“30 Days” begins promisingly. As the thirty days of night approaches, people race to leave the small town of Barrow, Alaska. If they are going to return to the mainland, or a larger Alaskan city, they have to do it now or they will be confined to this small town for the next month, living in complete darkness. Stella (Melissa George), the fire Marshall for the rural area is desperate to finish her job and catch the last plane back. As she races to the airport, she gets in an accident and has no choice but to call her ex-husband, Eben (Josh Hartnett), the town’s sheriff. As he didn’t know she was in town, he is shocked to learn she is trying to get to the airport. She misses her flight. As the town prepares to hunker down, the remaining few citizens turn up the fire and prepare to stay indoor a lot. But Eben and his deputy, Billy (Manu Bennett) receive a couple of strange calls. A number of sled dogs are found mutilated. Then the telecommunications go down and Eben finds a horrifying sight at the satellite. What is happening? A couple of the townsfolk are attacked by strange, unseen beasts, causing witnesses to flee indoors for safety. As Eben returns to the Sheriff’s station, he happens upon the Stranger (Ben Foster). The Stranger is making a scene at the local diner, asking to get fresh, raw meat for his dinner. Eben hauls him in suspecting him of the attacks. Locking him in the cell, his dispatcher, Eben’s grandmother, and his brother, Jake (Mark Rendall) start to get antsy. They soon realize strange forces are at work in the town. Eben and Stella learn a small group of vampires are feasting on the town’s citizens. Their leader, Marlow (Danny Huston) seems all too efficient as they feast and kill people rapidly. Soon, Eben, Stella and a small group of survivors try to wait out the “Thirty Days of Night” evading the vampires.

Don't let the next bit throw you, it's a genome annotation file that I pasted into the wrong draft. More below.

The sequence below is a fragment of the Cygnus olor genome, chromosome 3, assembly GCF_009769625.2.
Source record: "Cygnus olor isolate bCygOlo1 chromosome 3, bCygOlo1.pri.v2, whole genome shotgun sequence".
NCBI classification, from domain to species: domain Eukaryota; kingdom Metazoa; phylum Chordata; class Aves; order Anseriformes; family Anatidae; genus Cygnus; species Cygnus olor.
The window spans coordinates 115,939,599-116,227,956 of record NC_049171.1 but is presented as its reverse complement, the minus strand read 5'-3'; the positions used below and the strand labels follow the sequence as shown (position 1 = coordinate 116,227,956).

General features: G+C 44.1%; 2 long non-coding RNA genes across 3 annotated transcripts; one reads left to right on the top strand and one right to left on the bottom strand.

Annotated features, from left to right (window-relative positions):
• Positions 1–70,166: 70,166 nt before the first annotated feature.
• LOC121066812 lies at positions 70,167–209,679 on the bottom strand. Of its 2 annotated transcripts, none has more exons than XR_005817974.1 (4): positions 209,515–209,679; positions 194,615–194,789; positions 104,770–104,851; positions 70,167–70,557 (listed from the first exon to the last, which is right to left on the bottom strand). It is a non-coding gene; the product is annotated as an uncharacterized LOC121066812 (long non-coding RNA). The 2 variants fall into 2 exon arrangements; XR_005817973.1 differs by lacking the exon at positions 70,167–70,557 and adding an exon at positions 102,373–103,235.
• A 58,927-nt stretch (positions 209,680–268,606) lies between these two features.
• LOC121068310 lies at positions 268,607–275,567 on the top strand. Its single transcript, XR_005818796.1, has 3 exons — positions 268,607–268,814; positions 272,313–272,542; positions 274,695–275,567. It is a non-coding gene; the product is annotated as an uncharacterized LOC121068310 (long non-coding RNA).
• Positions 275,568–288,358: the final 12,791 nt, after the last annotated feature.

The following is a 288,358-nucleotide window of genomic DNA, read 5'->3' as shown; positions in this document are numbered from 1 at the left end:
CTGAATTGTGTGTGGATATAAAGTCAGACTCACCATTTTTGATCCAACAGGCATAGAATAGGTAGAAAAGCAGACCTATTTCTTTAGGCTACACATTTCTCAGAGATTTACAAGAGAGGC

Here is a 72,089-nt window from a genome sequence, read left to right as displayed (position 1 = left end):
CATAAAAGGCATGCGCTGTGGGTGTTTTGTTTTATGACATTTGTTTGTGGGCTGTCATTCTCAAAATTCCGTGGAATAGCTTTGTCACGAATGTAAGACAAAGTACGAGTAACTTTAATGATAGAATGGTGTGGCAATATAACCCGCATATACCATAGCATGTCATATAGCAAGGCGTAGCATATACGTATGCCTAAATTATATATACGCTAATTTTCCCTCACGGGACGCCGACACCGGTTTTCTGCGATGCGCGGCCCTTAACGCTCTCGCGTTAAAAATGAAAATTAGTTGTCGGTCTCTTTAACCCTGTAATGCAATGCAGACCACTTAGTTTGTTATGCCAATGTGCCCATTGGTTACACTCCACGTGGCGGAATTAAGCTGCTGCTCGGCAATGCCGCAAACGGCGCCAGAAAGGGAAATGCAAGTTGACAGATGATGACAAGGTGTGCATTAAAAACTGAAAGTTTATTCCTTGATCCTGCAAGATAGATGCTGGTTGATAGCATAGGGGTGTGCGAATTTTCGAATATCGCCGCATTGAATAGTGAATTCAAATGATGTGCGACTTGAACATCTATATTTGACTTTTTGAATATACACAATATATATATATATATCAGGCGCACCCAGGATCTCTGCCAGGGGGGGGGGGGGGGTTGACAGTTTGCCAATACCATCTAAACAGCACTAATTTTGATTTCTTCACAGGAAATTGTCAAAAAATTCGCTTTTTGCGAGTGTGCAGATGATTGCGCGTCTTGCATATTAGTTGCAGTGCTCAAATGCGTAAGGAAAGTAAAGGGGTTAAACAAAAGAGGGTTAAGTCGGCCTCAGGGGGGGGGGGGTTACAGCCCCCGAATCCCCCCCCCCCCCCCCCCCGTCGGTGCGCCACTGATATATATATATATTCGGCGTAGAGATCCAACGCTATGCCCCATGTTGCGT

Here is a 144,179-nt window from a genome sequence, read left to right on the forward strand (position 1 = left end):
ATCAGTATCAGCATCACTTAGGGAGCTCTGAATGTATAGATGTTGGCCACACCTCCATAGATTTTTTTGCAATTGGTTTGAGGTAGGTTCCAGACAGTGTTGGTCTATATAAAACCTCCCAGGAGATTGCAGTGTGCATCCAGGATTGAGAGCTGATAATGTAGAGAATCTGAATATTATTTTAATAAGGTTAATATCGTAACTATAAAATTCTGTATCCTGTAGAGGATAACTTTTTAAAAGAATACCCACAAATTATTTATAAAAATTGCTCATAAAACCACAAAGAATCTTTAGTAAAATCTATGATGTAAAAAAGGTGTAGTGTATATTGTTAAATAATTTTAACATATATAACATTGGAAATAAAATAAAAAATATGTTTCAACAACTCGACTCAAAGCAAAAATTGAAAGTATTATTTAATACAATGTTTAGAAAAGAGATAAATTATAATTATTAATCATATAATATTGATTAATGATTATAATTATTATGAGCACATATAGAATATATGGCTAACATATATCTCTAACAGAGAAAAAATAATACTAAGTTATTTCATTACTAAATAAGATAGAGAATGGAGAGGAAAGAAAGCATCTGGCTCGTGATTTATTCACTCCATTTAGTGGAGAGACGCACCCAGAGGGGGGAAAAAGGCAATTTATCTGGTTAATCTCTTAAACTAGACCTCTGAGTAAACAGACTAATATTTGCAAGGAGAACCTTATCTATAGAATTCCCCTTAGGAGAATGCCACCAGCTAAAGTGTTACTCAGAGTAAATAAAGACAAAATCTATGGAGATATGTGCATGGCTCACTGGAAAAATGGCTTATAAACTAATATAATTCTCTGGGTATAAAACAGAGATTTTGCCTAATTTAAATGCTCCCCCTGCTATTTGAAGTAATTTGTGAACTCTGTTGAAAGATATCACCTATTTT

Hitchcock knew how to do it. Robert Wise knew how to do it. John Carpenter knew how to do it. What is ‘it’? Scare the be Jesus out of viewers without resulting to cheap gore and gross out tactics. This is why “Psycho”, “The Haunting” and “Halloween” are regularly ranked as the top horror films of all time. Currently, the majority of filmmakers who make horror films seem to think gallons of blood, evisceration, gross out moments and sickening torture are the only thing we need to scare us. Actually, that just grosses us out. To scare us, you have to pique our interest and leave some of the terror to our imagination.